illustrations. Taft was never so active as now.


Colonel Roosevelt is hailed as the most active
and resourceful man of our time, and Wilson
leads his Party and Congress, with the same
obedience from both, as Napoleon had from
the Old Guard. Edison told me twenty-odd
years ago that he intended to bring grand
opera within the reach and enjoyment of the
masses in city and country. The cinemato-
graph would put upon the film the moving pic-
ture of Melba, Patti or Caruso in action, while
the phonograph would at the moment record
the voice. He thought he could make the
illusion so perfect that there would be no differ-
ence in expression, gesture, action and voice be-
tween the living presentation at the opera and
its mimic reproduction on the village stage.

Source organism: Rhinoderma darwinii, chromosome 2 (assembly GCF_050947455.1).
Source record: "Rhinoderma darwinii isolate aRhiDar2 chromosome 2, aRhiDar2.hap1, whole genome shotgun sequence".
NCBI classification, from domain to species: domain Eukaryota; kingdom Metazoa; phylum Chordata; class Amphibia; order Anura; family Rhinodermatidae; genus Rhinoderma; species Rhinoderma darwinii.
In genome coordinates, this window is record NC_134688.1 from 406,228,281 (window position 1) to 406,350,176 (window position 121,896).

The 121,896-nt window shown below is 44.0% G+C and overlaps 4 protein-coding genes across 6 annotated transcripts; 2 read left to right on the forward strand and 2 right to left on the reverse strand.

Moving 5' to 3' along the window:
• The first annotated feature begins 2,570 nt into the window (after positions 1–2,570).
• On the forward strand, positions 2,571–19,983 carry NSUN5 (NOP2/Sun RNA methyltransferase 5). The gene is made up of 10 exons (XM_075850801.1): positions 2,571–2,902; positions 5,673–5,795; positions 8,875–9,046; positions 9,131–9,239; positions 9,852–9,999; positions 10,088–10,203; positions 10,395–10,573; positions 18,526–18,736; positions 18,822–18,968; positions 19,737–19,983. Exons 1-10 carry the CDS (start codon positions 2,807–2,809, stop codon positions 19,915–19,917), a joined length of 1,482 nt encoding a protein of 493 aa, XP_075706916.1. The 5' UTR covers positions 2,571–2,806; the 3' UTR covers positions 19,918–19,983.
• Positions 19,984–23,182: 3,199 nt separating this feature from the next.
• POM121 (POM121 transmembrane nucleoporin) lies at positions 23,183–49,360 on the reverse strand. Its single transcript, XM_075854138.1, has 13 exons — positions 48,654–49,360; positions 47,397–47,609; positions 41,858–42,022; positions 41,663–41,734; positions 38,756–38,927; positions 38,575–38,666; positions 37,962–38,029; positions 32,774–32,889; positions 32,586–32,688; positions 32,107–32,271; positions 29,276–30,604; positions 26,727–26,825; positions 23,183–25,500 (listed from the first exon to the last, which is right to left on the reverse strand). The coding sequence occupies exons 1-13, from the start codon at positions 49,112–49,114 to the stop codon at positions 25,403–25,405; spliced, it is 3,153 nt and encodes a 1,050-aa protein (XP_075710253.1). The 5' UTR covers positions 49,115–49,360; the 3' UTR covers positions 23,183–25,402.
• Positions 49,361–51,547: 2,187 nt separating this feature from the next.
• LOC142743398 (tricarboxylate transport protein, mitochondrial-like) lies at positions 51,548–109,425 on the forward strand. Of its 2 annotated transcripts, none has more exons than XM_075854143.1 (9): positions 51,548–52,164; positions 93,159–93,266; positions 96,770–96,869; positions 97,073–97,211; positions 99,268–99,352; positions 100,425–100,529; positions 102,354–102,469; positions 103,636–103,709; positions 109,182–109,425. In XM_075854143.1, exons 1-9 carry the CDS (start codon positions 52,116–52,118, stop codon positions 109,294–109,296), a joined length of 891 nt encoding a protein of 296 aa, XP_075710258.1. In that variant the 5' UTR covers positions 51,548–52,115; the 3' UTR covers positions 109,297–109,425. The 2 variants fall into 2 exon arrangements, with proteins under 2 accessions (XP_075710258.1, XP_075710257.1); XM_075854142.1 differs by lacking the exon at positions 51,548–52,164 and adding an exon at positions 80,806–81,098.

Since that conversation the great wizard has
given to the world many inventions of ines-
timable value, but always working on his orig-
inal idea, he celebrated his sixty-seventh birth-
day last month by laboring in his laboratory to
perfect this marvel.

The Supreme Court of the United States is
the most powerful judicial body in the world.
Its Judges were never worked so hard nor more
efficient than now. Chief Justice White is
brilhantly meeting the responsibilities and per-
forming the duties of his great office at sixty-
seven, and the Associate Justices illustrate the
value of maturity with wisdom, discretion and
fearless patience.

[14 1


The seven wonders of the world which en-
grossed the admiration of the ancients, and
the seven wonders of the Renaissance period